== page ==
Today, I learned a new word: buffling! It is a concatenation of the phrase ‘business waffling’ and, if you will pardon the pun, it does exactly what it says on the tin.
When I worked for a large computer company here in the UK, we had a little game we used to sometimes play in the most boring meetings we were required to attend. It was a variation of that evil game that invaded our cinemas in the sixties – bingo. Before the meeting, you would draw up a little card with various bits of business gobbledegook written in little squares and, whenever you heard anyone use one of those phrases in the meeting, you would cross it from your card.
If you got a line, you might reward yourself with a coffee and if you managed to get a full house, you could perhaps have a biscuit too.
So – eyes down for a full house – here are some examples of the kinds of phrases we used on those cards:
- We need to be thinking outside the box
- Is it a Greenfield site?
- Can we touch base?
- What is the timescale?
- We are really pushing the envelope here
- We are not on the same page
- We need to get all of our ducks in a row
- Can you keep me in the loop?
Well, although we didn’t know it at the time, those phrases are all examples of buffling; using a kind of business-speak that becomes more and more irritating over the course of time.
In the Telegraph’s list of buffling business terms, I noticed the word ‘proactive’ makes an appearance. The word, of course, comes from Stephen Covey’s 7 Habits. Apparently, it was not even in the dictionary when Covey wrote his book. But these days, quite a bit of the language of the habits could quite easily make the list with phrases like ‘win-win’, ‘synergise’, ‘sharpen the saw’ and ’emotional bank account’ probably amongst the front runners.
Covey himself makes the point that you might not like the way the habits are phrased and I am glad that he does, because it is important to make a distinction between the underlying principles that the habits represent and the language he used to express those principles. You can dislike the language – that’s perfectly ok – but you simply can’t disagree with the underlying principles.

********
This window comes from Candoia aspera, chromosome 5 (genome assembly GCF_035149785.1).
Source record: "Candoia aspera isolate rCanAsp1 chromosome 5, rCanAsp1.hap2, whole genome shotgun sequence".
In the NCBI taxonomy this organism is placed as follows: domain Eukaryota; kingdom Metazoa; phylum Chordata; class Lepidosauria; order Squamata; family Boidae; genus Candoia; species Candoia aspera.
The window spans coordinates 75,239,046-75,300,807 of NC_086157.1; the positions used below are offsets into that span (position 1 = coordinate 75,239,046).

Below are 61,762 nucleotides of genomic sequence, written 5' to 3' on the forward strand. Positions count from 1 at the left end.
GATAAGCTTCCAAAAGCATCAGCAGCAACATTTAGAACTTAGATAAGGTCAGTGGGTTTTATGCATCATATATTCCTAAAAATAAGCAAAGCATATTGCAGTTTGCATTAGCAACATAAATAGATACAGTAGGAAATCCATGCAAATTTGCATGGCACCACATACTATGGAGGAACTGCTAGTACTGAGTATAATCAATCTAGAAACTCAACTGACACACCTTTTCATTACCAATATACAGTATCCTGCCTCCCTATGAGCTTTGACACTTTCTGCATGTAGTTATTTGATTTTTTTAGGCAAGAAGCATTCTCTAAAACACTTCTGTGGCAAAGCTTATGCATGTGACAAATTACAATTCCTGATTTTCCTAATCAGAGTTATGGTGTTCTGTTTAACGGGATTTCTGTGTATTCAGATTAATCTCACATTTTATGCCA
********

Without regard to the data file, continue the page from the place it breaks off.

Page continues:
Actually, I am not a particular fan of the language of the habits myself. It would be quite easy to use alternative language to express the underlying principles. But I always like to properly reference and credit my sources. That’s why I have always chosen to use Covey’s language in the past. With the language of the 7 habits beginning to enter lists of popular bufflisms, perhaps I’ll need to rethink in the future.
Here’s a first stab at reworking the habits into what might be a more palatable list:
- Habit #1 – Be Proactive
- Could be expressed as: The Principle of Taking Responsibility
- Habit #2 – Begin with the End on Mind
- Could be expressed as: The Principle of Goal-Setting
- Habits #3 – Put First Things First
- Could be expressed as: The Principle of Correct Focus
- Habit #4 – Think Win-Win
- Could be expressed as: The Principle of Cooperation
- Habit #5 – Seek First to Understand, Then be Understood
- Could be expressed as: The Principle of Communication
- Habit #6 – Synergise (Synergize)
- Could be expressed as: The Principle of Creating Solutions
- Habit #7 – Sharpen the Saw
- Could be expressed as: The Principle of Self Improvement
Of course any of my suggested alternatives might still be described as buffling if enough people caught on to the phrase. It would be easy enough to imagine people starting to talk about ‘correct focus’ for example. Nevertheless for those who don’t like the language in which the principles were originally expressed, perhaps the above might constitute a useful alternative.